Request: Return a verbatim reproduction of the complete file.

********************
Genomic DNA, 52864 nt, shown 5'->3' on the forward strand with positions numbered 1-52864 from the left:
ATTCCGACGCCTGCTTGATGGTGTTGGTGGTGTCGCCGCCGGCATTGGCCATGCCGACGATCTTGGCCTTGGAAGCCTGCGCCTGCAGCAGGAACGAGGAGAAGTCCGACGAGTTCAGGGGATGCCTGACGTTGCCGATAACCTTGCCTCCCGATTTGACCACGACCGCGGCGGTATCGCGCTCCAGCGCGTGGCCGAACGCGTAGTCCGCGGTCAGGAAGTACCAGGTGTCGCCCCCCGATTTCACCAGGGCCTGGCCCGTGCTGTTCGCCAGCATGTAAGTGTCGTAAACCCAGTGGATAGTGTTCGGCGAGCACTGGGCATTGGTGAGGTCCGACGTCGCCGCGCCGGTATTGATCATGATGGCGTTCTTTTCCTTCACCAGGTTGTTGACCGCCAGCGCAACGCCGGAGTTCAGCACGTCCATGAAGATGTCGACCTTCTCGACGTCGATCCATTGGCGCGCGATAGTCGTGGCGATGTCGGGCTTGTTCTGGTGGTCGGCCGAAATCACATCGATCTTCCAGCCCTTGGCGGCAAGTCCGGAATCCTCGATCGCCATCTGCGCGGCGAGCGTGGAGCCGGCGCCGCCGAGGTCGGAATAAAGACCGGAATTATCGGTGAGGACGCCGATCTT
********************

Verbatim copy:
Genomic DNA, 52864 nt, shown 5'->3' on the forward strand with positions numbered 1-52864 from the left:
ATTCCGACGCCTGCTTGATGGTGTTGGTGGTGTCGCCGCCGGCATTGGCCATGCCGACGATCTTGGCCTTGGAAGCCTGCGCCTGCAGCAGGAACGAGGAGAAGTCCGACGAGTTCAGGGGATGCCTGACGTTGCCGATAACCTTGCCTCCCGATTTGACCACGACCGCGGCGGTATCGCGCTCCAGCGCGTGGCCGAACGCGTAGTCCGCGGTCAGGAAGTACCAGGTGTCGCCCCCCGATTTCACCAGGGCCTGGCCCGTGCTGTTCGCCAGCATGTAAGTGTCGTAAACCCAGTGGATAGTGTTCGGCGAGCACTGGGCATTGGTGAGGTCCGACGTCGCCGCGCCGGTATTGATCATGATGGCGTTCTTTTCCTTCACCAGGTTGTTGACCGCCAGCGCAACGCCGGAGTTCAGCACGTCCATGAAGATGTCGACCTTCTCGACGTCGATCCATTGGCGCGCGATAGTCGTGGCGATGTCGGGCTTGTTCTGGTGGTCGGCCGAAATCACATCGATCTTCCAGCCCTTGGCGGCAAGTCCGGAATCCTCGATCGCCATCTGCGCGGCGAGCGTGGAGCCGGCGCCGCCGAGGTCGGAATAAAGACCGGAATTATCGGTGAGGACGCCGATCTT